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Newly Diagnosed Nonalcoholic Fatty Liver Disease

American Liver Foundation Support Guide Š2011 American Liver Foundation. All rights reserved.


Newly Diagnosed: Nonalcoholic Fatty Liver Disease Learning you have nonalcoholic fatty liver disease can be overwhelming. You may have a lot of questions and may wonder what the first step to take is. You are not alone. The American Liver Foundation (ALF) is here to help. ALF provides individuals who have liver disease with the resources and information they need to care for their livers. Learn as much as you can about your liver, nonalcoholic fatty liver disease, and the resources available to you. Take steps forward equipped with information and support! The American Liver Foundation's mission is to facilitate, advocate, and promote education, support, and research for the prevention, treatment, and cure of liver disease.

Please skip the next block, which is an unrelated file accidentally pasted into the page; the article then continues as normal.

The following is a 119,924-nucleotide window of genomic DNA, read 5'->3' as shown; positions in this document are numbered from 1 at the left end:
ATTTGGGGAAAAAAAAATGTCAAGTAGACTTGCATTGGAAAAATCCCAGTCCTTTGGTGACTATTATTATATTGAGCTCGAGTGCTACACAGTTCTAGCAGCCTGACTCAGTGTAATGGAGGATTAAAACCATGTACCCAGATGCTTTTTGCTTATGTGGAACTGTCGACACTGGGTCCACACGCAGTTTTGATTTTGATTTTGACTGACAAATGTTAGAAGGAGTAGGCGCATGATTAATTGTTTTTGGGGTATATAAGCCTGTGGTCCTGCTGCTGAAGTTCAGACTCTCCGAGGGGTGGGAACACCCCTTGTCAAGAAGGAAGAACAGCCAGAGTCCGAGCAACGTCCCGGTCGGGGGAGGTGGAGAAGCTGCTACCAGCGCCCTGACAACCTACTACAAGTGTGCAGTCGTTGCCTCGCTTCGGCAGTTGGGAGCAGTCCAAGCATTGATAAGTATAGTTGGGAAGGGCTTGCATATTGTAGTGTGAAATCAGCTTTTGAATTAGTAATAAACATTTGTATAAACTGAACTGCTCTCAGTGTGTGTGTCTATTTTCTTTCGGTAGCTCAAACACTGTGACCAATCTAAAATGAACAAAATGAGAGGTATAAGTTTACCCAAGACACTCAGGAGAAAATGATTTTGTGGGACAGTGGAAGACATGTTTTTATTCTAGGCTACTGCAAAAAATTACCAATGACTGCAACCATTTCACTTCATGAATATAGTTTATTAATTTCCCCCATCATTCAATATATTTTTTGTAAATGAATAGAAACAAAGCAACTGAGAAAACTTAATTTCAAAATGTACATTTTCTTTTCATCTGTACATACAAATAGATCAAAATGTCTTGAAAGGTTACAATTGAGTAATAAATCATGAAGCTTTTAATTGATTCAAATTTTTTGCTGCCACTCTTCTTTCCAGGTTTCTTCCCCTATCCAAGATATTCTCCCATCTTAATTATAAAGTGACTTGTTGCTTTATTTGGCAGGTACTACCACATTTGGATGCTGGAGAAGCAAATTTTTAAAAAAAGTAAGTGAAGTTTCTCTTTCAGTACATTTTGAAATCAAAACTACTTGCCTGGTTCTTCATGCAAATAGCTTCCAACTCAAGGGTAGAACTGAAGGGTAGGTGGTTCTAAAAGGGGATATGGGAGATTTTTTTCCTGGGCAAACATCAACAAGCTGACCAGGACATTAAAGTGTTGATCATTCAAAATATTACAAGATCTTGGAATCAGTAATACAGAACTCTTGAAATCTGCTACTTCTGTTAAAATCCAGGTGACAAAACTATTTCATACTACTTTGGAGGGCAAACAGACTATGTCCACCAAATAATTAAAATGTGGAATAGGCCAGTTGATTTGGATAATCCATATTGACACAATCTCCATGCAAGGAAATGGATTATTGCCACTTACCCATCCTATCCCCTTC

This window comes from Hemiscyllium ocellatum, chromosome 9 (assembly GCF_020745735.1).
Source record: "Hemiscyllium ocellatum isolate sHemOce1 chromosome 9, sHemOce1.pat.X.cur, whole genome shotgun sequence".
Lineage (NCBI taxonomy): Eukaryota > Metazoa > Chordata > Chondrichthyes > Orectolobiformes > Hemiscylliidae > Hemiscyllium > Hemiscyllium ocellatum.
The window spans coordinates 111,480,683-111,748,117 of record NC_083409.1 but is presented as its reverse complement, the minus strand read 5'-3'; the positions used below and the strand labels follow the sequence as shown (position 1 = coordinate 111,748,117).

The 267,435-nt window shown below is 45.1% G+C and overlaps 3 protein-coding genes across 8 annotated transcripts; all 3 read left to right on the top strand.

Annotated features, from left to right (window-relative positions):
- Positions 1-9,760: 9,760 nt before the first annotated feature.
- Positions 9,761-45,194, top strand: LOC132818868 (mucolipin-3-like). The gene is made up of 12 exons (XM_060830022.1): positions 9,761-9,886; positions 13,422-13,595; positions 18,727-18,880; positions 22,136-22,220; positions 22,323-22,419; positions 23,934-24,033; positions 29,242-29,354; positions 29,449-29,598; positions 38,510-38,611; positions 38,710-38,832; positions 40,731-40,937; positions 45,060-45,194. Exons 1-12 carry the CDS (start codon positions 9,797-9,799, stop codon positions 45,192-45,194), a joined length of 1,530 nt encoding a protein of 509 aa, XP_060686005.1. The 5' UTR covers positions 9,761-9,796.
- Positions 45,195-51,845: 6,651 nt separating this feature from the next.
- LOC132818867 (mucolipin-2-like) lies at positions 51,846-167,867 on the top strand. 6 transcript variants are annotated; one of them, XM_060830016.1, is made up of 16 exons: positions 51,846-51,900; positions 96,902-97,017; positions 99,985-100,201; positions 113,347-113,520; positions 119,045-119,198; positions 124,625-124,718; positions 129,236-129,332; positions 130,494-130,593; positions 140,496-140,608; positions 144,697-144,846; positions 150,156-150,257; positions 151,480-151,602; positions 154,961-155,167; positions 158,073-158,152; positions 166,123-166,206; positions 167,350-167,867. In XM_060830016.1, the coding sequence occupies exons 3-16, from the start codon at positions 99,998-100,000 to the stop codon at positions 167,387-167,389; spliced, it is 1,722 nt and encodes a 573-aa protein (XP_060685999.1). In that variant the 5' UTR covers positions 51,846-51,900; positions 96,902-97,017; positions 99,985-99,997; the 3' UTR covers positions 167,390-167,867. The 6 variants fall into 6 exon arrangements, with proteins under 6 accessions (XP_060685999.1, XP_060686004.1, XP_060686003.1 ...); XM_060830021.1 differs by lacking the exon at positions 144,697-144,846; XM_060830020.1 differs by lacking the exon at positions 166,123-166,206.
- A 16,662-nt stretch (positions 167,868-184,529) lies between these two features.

Table of Contents I. II. III. IV. V. VI. VII.

What is Nonalcoholic Fatty Liver Disease? Symptoms Treatment Living with Nonalcoholic Fatty Liver Disease Glossary Questions to Ask Your Healthcare Provider Resources